GOOD RECORD KEEPING IS VITAL
Treat your paperwork like gold.
You’ll receive periodic transaction statements showing the value of your investments and the fees and taxes paid.
Store these records in a safe place, so that you can easily lay your hands on them for accounting and tax purposes.
Some investors trade in and out of shares aggressively. Some plan to buy and hold for the long term, but still need to sell shares occasionally, when a company’s prospects change, for example, or to re-balance the portfolio, or simply to access the money. Either way, most investors will sell shares at some time — and realizing a gain or loss… which has tax implications.
Those tax implications depend on whether The Australian Taxation Office (ATO) classes you as an investor or as a professional share trader.
We’ll start with Investors, because this covers most Australian share owners
Net profits from the sale of shares (sale price less purchase price) are subject to capital gains tax, but there’s good news, too.
- Costs incurred in buying or selling shares are taken into account in determining the amount of any capital gain.
- Any net losses from the sale of shares can be carried forward to offset against future capital gains made from the sale of shares.
- If you acquired the asset at least 12 months before selling it (and assuming you are an Australian resident) you are entitled to discount your net gain by 50% — so you only pay half the tax you otherwise would.
Of course, dividends also incur tax but not very much: have a look at Share investing – dividends and tax credits.
The rules for professional share traders are quite different.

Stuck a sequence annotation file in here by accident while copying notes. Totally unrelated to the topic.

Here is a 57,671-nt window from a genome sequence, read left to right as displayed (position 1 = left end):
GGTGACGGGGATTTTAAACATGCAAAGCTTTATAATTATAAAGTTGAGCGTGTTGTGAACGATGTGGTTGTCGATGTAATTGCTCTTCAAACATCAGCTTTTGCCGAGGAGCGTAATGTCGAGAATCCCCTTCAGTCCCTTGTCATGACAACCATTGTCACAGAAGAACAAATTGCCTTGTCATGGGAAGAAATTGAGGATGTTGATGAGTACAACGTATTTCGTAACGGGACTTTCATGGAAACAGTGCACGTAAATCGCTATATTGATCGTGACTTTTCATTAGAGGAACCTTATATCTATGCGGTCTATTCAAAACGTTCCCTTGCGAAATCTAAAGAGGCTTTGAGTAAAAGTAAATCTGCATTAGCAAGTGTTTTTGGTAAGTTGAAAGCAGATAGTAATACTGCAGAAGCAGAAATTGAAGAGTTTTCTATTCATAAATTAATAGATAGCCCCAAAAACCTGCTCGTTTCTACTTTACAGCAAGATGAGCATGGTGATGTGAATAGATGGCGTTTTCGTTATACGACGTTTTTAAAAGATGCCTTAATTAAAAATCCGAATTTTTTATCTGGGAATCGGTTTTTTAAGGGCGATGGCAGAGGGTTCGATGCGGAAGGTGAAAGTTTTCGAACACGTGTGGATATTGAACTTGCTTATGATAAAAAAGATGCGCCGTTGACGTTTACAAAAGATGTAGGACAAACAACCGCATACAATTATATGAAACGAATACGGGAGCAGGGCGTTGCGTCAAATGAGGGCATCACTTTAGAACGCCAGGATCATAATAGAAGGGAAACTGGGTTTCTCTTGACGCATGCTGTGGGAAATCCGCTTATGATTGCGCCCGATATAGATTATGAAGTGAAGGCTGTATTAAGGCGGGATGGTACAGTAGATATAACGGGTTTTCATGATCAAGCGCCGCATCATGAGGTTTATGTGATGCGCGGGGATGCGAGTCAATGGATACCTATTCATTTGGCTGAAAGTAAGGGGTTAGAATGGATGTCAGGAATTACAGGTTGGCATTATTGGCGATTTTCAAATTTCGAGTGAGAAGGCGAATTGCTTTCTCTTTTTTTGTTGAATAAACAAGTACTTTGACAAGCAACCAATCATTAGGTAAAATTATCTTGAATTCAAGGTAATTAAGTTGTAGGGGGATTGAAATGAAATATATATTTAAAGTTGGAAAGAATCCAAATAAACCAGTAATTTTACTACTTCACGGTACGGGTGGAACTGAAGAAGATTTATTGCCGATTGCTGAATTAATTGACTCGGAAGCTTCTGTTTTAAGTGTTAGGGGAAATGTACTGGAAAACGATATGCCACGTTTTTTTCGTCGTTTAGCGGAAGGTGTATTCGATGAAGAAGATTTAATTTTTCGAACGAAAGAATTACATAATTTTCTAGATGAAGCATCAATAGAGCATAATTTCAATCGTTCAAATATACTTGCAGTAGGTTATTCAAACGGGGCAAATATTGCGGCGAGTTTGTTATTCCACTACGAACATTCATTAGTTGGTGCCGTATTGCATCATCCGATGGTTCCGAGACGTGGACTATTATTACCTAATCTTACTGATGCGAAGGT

- Purchased shares are regarded as trading stock, so the purchase price is an allowable income tax deduction.
- Receipts from the sale of shares constitute income rather than a capital gain.
- Costs incurred in buying or selling shares are an allowable income tax deduction.
- …and of course dividends and other similar receipts are included in assessable income.
Because the purchase price of shares is deductible for share traders, the ATO sets a high standard when it assesses if a person is ‘carrying on a business of share trading’ for the purpose of earning a profit from buying and selling shares (as opposed to receiving dividends). Emphasis is placed on “how the activity has actually been carried out”, and the assessment may include;
- the business plan
- the repetition, volume and regularity of the activities
- similarity to other trading businesses in the industry
- the keeping of books of accounts and records of trading stock, business premises, licences or qualifications, a registered business name and an Australian business number
- the volume of the operations
- the amount of capital employed in the business.
As always, we suggest you seek personal financial advice before embarking on direct share investment, and particularly if you are considering setting up a share trading business
What are your thoughts?
Do you own shares directly? Have you benefited from discounted capital gains?
Join the conversation — leave a comment below and let us know what you’re thoughts are.
Are you a member yet? If not, find out why you should be.
If you’re already enjoying the benefits of membership, why not recommend MoneyTalk to a friend – and receive a free gift from us that could be worth thousands…